Hello from out here in Man Card America, where proving your masculinity to the dude-friends who are vigilantly looking to revoke your “Man Card” if you get caught engaging in unmanly activities like being scared, doing what your girlfriend wants to do sometimes, enjoying a song by a woman, or drinking the wrong kind of cheap light beer is an ongoing campaign. If you look at the advertisements of the past several years, you’d think that having your Man Card revoked was, like, a real thing that could actually happen.
When you’ve effectively received the message that your status as a Real Man is constantly at risk for participating in the totally girly indulgences above, of course, it’s way easier to be convinced that the right purchase could forever eradicate your fear of emasculation. And thus, you end up with ad campaigns like the one from Bushmaster, maker of the XM-15 .223 semiautomatic rifle that Adam Lanza used to kill 27 people at Sandy Hook Elementary School in Newtown, Connecticut, that issues an official “Man Card” with the purchase of a weapon.
A zillion words have been spilled, with a zillion more to go, about what caused Lanza to take the XM-15 to the school. It’s all only ever going to be speculation. Maybe he saw the “Man Card” campaign and was inspired, maybe he wasn’t. But regardless of the specific combination of factors led him to do what he did, Lanza – and countless boys across America – have grown up in a culture in which the fear of emasculation is a big-deal marketing hook.
The messages are clear: according to Salon’s write-up on the defunct-as-of-this-week Man Card page on Bushmaster’s website, criteria for revocation includes being a “crybaby,” “coward,” “cupcake,” “unmanly,” or having a “short leash.” Those are rough clear for a boy who’s trying to figure out what being a man is supposed to look like to grow up with. So how does a boy become a man in this society?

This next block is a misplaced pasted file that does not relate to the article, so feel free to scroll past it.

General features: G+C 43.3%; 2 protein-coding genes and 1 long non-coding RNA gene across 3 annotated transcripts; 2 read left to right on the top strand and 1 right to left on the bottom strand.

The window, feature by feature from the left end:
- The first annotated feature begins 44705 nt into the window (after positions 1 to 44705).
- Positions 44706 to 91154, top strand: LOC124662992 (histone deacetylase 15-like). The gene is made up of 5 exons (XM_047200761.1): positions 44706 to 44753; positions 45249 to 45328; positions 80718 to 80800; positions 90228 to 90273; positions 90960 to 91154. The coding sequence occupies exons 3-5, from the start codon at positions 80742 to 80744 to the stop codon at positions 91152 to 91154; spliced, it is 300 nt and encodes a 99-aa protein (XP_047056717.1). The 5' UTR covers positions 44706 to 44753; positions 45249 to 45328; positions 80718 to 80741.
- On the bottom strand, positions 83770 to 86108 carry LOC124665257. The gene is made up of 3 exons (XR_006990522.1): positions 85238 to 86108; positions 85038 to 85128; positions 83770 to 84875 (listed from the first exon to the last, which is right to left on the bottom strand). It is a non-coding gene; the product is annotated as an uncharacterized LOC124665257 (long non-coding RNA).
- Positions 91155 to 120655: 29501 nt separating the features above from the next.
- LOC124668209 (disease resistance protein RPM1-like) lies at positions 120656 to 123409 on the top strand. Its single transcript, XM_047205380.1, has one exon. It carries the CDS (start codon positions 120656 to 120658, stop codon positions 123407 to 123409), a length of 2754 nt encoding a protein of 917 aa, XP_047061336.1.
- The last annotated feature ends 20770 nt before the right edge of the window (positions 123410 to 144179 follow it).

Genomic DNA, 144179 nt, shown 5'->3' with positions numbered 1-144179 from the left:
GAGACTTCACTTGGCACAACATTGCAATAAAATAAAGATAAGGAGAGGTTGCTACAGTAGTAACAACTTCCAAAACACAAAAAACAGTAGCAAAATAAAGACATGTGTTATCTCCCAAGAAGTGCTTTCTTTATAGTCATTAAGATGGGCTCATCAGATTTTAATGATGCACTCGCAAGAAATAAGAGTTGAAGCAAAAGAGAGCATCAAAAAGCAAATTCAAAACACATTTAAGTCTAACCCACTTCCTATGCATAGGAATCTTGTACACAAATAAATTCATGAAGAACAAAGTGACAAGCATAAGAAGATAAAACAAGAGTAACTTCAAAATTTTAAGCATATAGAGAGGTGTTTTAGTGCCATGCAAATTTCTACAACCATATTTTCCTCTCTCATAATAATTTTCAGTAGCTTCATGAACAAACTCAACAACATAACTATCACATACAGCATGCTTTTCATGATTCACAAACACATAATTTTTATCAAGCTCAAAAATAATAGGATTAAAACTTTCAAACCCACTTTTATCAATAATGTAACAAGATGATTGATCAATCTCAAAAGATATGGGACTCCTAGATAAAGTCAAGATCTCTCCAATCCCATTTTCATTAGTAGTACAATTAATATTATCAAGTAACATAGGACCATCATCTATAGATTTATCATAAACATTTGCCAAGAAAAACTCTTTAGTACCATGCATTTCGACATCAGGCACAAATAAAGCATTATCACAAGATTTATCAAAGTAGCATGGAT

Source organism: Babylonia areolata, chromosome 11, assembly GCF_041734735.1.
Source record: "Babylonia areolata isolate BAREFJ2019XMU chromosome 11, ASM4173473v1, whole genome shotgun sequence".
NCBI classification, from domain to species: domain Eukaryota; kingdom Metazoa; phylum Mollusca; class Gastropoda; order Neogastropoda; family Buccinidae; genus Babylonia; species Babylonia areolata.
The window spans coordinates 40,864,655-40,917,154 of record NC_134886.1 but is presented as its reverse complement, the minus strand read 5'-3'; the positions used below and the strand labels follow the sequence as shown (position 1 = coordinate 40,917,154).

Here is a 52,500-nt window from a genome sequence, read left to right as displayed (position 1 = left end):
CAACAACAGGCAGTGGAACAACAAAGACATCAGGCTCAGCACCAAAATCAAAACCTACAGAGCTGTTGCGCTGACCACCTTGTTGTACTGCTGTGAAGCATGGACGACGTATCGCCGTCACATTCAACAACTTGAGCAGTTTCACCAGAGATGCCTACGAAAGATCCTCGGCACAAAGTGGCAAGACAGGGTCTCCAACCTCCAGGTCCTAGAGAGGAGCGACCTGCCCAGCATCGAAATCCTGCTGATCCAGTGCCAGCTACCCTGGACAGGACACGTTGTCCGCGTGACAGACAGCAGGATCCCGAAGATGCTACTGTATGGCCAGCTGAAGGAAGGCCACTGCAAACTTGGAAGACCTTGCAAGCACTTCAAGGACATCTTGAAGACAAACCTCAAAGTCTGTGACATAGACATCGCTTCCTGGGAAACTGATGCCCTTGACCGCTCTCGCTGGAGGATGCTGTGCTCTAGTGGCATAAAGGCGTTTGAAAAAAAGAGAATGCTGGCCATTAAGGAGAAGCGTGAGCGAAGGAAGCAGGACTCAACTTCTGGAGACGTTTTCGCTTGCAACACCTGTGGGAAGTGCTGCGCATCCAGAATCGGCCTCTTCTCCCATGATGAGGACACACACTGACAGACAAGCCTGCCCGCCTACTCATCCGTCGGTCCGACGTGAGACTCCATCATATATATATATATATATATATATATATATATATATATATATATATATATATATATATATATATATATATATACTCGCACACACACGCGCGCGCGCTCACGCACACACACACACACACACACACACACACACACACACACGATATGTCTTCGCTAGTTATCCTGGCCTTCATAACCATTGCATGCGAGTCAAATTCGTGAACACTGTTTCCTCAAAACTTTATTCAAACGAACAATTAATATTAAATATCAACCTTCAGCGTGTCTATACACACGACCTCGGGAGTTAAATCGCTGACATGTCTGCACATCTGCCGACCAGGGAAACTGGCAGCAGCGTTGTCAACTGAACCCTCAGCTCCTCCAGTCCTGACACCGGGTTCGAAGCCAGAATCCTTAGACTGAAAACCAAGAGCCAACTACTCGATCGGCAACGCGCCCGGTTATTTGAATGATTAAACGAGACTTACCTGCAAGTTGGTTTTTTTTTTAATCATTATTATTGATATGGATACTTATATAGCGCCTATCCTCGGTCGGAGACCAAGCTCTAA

Probably we can all agree that, whatever the shining ideal of Real Manhood might look like, it’s probably not someone so insecure about being emasculated and afraid of what his friends think of him that he can be shamed into drinking beer that he doesn’t like or carrying a weapon that he doesn’t need in order to assert himself. It’s likely not someone who’s afraid to enjoy the songs that he likes, or who obstinately refuses to do what his girlfriend/wife/what-have-you wants to do some of the time. Turning your female partner into a castrating mommy figure who you rebel against by drinking shitty beer with your buddies ain’t manhood the way that Steve McQueen would have done it.
But what boy in 2012 America gives a damn about Steve McQueen anyway? The question for boys is what kind of role models are available to them to look at as an example of manhood that isn’t selfish, lazy, insecure, and shallow. Nobody thinks of those things as manly, but those are the traits that Man Card America values.